When we are to consider that her son has been horrifically upset to the point where he is bordering on insanity, and the reason for this is because of Gertrude marriage to his brother only two weeks after the death of his father (for whom he had the greatest admiration) yet still felt no need to console him, I would argue that by her inaction what she did was indicative of a manipulative plotter.

Not only this, but her status as a tragic heroine is dispelled, s simply allowing one's own flesh and blood to suffer is the direct antithesis of what it meaner to be a tragic heroine: 'a character which allows the audience to empathic with them'. I feel that this is strong evidence for her status as a manipulative plotter. It is not only in Gertrude treatment of Hamlet that her manipulation is evident, but in her behavior towards other characters. The Queen's hostility towards Aphelia initially appears through sophisticated strategies of aggression, but the increasing dangers force stronger defenses. Whether resulting from physical action or ethical taxation, the Queen is culpable in the death of Aphelia" (Lobber, Harmonic 2004) The quote above suggests motives for Gertrude in killing Aphelia, and thus truly securing her status as a manipulative plotter, and one completely incapable of fitting the definition for a tragic heroine.

Of course, interpretation of Gertrude is a difficult thing, and a large part of this is due to Shakespeare giving Gertrude very few spoken lines during the play, yet this does seem odd considering that her role is so crucial to Hamlet's suffering. So why does Shakespeare do this? Personally, I feel her infrequent appearances, yet essential role are placed within the play in order to create a sense of suspicion about Gertrude, to keep the audience wondering about where Gertrude be said that this quote is not enough to completely condemn Gertrude.

However, when all the evidence piles up, Shakespeare creates a special bond between Aphelia and Gertrude, particularly when we look at the following interpretation "the language of flowers creates a relationship that in effect places them in close proximity' (Radcliff, S - 1998) which again implies that Shakespeare purposely rated closeness between these two in this scene for a purpose, and I feel that in creating this bond Shakespeare was effectively offering Gertrude a chance to be seen as a tragic heroine, yet we know that at the very least she was passive or unable, both of which contradict the supposed nobility of a tragic heroine.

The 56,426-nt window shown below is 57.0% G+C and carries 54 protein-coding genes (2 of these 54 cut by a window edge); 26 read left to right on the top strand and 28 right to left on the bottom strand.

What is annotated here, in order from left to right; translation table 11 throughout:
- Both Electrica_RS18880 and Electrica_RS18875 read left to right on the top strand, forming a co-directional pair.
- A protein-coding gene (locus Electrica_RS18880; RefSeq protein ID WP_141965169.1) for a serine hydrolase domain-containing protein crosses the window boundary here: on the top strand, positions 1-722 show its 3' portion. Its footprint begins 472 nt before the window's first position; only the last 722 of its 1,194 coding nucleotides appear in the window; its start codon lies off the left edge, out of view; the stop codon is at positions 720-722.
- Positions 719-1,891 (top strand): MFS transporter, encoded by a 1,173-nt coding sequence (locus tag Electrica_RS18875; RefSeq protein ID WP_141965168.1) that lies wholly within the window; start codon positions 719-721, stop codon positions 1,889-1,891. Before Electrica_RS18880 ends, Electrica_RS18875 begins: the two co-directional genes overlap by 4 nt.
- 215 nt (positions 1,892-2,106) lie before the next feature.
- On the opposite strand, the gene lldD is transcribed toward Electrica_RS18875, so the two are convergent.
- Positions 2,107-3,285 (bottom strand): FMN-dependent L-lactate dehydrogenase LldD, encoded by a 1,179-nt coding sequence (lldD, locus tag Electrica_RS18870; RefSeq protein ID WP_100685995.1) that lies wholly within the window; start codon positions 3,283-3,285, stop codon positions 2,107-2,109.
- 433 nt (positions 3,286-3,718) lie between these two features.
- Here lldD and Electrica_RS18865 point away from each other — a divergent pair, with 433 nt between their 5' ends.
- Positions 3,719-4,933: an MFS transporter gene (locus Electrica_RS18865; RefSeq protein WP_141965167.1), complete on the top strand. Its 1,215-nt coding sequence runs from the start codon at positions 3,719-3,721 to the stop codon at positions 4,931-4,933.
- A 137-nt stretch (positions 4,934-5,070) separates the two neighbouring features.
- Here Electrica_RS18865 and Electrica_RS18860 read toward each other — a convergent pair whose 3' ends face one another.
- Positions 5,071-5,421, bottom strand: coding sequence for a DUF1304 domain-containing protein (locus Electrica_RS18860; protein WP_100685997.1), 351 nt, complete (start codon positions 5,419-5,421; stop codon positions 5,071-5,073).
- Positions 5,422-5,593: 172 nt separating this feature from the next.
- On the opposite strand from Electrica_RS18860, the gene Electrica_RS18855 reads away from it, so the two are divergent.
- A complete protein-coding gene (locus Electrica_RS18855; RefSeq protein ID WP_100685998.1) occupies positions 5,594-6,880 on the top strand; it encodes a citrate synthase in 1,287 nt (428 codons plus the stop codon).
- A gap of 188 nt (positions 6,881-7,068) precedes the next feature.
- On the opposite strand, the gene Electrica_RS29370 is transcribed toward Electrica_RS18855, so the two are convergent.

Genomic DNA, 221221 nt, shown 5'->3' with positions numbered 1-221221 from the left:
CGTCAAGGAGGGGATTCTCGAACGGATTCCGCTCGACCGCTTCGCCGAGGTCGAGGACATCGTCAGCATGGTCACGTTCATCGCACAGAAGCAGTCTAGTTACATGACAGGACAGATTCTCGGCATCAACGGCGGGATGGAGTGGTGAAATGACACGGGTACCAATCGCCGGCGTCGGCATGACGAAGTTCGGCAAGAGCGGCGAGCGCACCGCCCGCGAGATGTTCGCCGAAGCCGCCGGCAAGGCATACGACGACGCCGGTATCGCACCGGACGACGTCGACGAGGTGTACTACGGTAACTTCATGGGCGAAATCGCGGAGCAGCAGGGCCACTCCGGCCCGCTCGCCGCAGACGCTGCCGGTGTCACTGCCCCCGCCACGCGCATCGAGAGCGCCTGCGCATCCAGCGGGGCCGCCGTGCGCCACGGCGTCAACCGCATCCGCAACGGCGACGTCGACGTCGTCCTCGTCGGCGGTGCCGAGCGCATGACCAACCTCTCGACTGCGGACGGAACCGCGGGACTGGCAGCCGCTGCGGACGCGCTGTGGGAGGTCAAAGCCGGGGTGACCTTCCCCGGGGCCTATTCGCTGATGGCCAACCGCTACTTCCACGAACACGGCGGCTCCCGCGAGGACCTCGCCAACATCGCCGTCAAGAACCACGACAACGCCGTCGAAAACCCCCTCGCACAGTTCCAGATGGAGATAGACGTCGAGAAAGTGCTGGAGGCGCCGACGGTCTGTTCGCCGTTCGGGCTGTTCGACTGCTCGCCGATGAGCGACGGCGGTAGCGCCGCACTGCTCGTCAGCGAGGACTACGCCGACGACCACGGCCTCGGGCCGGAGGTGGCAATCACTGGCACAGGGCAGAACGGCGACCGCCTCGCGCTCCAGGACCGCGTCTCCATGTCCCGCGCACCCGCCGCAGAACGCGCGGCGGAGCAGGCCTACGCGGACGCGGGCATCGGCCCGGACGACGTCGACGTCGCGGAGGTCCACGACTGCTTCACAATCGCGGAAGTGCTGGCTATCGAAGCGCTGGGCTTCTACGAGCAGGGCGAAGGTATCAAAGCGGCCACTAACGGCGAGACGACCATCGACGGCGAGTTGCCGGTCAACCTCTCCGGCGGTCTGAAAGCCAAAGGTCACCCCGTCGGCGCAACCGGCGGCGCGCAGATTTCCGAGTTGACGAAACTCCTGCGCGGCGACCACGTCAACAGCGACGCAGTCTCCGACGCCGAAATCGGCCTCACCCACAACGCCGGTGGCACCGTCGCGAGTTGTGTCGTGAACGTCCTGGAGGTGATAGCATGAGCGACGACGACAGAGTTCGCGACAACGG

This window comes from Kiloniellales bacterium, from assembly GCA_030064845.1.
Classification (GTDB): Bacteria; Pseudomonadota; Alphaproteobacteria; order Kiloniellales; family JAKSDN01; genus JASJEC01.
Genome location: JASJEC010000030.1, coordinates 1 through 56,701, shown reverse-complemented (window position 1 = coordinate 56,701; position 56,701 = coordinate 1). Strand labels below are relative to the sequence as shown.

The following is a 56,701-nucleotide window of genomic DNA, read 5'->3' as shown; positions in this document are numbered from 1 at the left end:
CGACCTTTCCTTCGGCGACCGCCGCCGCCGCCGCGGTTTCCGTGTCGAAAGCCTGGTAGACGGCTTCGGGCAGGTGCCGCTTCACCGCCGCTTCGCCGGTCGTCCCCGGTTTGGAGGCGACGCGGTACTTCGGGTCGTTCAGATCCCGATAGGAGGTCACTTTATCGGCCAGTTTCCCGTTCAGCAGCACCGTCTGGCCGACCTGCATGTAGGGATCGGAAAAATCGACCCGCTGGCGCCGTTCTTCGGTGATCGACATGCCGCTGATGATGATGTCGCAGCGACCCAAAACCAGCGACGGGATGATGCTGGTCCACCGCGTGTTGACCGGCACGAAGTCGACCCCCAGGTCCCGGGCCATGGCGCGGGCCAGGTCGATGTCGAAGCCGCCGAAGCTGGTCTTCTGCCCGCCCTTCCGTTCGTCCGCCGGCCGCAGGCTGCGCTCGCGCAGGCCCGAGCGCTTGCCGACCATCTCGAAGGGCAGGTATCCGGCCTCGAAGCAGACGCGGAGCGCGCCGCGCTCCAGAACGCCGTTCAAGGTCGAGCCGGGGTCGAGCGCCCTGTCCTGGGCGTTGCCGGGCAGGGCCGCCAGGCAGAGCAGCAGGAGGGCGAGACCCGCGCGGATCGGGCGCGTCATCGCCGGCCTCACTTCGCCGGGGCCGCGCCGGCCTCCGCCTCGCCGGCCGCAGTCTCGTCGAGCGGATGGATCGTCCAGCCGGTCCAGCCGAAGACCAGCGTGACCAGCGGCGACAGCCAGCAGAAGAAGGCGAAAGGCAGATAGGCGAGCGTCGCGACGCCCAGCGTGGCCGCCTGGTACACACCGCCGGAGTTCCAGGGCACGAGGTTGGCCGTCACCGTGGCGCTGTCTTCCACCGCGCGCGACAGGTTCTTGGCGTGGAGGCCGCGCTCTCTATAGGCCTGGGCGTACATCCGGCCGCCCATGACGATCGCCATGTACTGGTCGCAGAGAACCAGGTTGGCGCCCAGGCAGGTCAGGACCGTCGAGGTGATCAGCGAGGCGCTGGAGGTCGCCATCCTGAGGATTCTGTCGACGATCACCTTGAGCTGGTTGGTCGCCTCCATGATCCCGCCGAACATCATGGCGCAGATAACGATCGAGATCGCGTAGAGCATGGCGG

That said, I think that the closeness created by Shakespeare was to show that Gertrude actually did have the chance to save Aphelia, and if he had not used the language of flowers in such a way, it would have shown Gertrude inability rather than her nature as a manipulative plotter.

This is supported by the fact that Gertrude 'kills' Aphelia from the play, and whilst I realize it is completely impossible to prove the speculations about off-stage events, she does in fact 'kill her' off from the play, as she is the one who reveals her death, making it far too coincidental for it to be unintentional, and in my opinion the most obvious interpretation seems to me that Gertrude is meant to be seen as a manipulative plotter.

In conclusion, I do feel that Shakespeare intended Gertrude to be a manipulative plotter, as every possible moment of niceness she portrays within the play, in my pinion can be countered with at least an equally good reason as to why she could have done so in a meticulously fetid way. Even when we consider her name 'Gertrude', the sounds of the g and the 'r' are harsh sounding, and this could well have been done in order to create an immediately disliked and nasty character.

Her ignorance is a possible interpretation, but upon further exploration of her lines we have discovered that she is aware of why Hamlet is upset, and yet still chooses to take no act to relieve this. We have seen compelling evidence from other critics to suggest her involvement in Aphelion's death, combined with several remarks that come off as at the very least petty, if not malicious, in addition to the chances she has to make a big difference in the play, yet seems either incompetent or scheming.

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Some Interpretations Have Portrayed Tragic Heroines. (2018, Aug 09). Retrieved from